MILWAUKEE — Milwaukee Brewers reliever Josh Hader received a warm ovation from fans in his first appearance on the mound since his years-old racist and homophobic tweets surfaced during the All-Star Game.
The left-hander jogged in from the bullpen after the Brewers scored three runs in the bottom of the sixth to take a 4-2 lead over the Los Angeles Dodgers. He took a few warmup tosses before being introduced by the public address announcer.
Most of the more than 36,000 fans attending in attendance were applauding after he was introduced, with many fans standing at Miller Park.
Hader struck out pinch-hitter Logan Forsythe for the first out in the seventh. He allowed a two-out double to Matt Kemp before getting out of the inning when cleanup hitter Max Muncy lined out to first.
In Friday's Associated Press story, it was reported that Hader apologized to his team before their game against the Dodgers, the first action for the Brewers since the All-Star break.
"I just want them to know that I'm sorry for what I did back in the day and the mistakes that I made," Hader said, "and that they are a family to me and that they (the tweets) aren't me and what I meant."
Outfielder Brett Phillips said Hader offered a sincere apology. Manager Craig Counsell described Hader as emotional and remorseful.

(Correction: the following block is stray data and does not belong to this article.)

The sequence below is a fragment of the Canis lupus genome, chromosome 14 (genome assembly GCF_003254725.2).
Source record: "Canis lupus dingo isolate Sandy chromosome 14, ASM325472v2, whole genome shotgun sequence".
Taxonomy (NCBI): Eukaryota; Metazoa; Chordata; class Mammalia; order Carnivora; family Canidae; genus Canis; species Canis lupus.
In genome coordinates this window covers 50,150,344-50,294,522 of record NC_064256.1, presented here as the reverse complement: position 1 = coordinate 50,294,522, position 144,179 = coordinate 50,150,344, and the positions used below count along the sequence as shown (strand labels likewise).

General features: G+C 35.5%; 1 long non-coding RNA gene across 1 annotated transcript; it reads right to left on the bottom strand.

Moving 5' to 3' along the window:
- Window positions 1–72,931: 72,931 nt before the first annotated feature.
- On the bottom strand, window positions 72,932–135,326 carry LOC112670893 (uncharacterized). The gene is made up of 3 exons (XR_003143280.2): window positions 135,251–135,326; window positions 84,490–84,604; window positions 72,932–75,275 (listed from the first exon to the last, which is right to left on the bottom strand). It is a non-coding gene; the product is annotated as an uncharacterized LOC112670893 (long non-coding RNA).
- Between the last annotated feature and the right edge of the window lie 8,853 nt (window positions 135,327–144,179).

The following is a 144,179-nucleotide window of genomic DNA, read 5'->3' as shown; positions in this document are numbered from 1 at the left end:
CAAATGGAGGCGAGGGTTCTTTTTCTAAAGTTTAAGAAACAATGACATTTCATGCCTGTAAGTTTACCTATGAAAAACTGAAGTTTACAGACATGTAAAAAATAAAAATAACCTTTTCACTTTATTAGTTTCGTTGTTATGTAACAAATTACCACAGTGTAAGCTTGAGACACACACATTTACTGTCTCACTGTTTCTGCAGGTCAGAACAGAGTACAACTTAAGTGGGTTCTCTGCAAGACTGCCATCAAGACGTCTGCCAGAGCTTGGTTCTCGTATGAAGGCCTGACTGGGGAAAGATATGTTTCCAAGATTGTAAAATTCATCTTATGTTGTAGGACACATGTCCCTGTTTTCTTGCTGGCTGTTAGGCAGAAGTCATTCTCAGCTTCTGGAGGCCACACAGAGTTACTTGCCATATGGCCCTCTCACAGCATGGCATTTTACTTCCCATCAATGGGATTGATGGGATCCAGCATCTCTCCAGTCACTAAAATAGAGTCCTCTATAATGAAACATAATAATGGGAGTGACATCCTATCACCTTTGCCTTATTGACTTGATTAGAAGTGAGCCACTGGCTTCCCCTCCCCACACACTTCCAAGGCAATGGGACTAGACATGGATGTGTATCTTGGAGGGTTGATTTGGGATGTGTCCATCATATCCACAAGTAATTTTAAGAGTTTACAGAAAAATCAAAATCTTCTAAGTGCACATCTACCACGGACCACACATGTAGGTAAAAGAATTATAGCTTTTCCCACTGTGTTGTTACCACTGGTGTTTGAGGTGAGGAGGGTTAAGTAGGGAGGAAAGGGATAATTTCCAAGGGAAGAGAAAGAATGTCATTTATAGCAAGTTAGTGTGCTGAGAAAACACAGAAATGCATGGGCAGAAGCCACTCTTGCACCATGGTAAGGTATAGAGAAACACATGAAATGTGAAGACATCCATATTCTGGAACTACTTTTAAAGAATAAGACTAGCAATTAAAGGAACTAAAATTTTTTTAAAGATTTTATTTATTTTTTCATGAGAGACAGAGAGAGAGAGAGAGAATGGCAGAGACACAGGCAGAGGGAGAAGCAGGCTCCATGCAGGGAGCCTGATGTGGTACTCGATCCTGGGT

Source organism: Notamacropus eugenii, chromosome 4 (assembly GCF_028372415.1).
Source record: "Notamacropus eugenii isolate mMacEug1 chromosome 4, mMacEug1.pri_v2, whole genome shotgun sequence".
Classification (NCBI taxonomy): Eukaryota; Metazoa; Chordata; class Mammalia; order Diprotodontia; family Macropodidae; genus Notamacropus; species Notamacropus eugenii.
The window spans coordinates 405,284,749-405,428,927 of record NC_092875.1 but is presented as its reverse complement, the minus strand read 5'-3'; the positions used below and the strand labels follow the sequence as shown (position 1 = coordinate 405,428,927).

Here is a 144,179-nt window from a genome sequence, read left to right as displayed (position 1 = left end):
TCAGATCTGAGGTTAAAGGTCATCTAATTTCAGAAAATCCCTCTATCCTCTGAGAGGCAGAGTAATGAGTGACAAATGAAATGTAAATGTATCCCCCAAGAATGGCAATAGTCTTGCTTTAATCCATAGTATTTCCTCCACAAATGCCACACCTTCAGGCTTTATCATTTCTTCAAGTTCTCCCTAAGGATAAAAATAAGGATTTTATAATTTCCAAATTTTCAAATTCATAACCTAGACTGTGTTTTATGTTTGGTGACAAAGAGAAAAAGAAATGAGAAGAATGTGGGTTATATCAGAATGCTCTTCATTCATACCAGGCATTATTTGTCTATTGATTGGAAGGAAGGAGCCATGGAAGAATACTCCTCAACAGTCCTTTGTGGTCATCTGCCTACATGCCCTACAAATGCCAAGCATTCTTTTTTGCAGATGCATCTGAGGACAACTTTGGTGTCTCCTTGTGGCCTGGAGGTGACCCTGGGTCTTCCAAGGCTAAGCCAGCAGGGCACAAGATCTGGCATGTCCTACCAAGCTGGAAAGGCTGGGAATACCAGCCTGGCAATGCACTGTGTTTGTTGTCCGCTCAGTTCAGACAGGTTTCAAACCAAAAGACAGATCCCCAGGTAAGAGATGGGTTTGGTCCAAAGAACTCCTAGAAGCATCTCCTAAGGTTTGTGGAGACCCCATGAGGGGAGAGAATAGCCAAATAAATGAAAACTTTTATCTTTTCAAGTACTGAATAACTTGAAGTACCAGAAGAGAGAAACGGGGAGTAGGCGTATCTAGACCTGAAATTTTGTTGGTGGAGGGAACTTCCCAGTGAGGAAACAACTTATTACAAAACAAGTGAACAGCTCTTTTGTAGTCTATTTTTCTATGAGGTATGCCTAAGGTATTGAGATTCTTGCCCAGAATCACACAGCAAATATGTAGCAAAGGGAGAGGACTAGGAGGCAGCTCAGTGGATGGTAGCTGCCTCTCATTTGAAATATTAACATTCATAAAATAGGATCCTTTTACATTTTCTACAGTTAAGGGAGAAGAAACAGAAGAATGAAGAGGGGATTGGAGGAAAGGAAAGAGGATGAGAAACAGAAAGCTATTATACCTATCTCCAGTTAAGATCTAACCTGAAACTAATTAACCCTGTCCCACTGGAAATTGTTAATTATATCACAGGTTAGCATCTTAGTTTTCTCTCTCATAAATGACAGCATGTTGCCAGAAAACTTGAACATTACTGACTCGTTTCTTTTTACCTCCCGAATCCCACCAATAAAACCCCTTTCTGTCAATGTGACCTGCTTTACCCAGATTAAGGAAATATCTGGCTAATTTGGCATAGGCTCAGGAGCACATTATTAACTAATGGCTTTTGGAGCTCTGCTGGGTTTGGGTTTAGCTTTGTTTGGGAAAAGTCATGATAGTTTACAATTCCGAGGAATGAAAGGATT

Hader expressed regrets again during a news conference about 90 minutes before the game. Teammates filed into the Miller Park media auditorium as Hader spoke, with fellow All-Stars Jesus Aguilar and Lorenzo Cain among those who stood directly behind Hader.
"It's amazing. It tells me that they have my back and that we are a true family," Hader said about the show of solidarity.
The 24-year-old Hader also apologized and took responsibility for the tweets after the All-Star Game, saying they did not reflect his values or the person he is now.
The tweets included uses of a slur used to disparage African-Americans and one that simply said "KKK."
Said Hader: “They were never my beliefs. I was young. I was saying stuff out of just ignorance and that's just not what I meant.”
Several of Hader's tweets from 2011 and 2012 were unearthed Tuesday while he was pitching in the All-Star Game. Hader learned of the situation when he left the game.
MLB announced Wednesday that the commissioner's office would require Hader to participate in diversity and inclusion initiatives in addition to sensitivity training.
A day filled with acts of contrition by Hader also included a meeting with Billy Bean, MLB’s vice president for social responsibility and inclusion. He described Hader as "punishing himself more than probably anyone else could."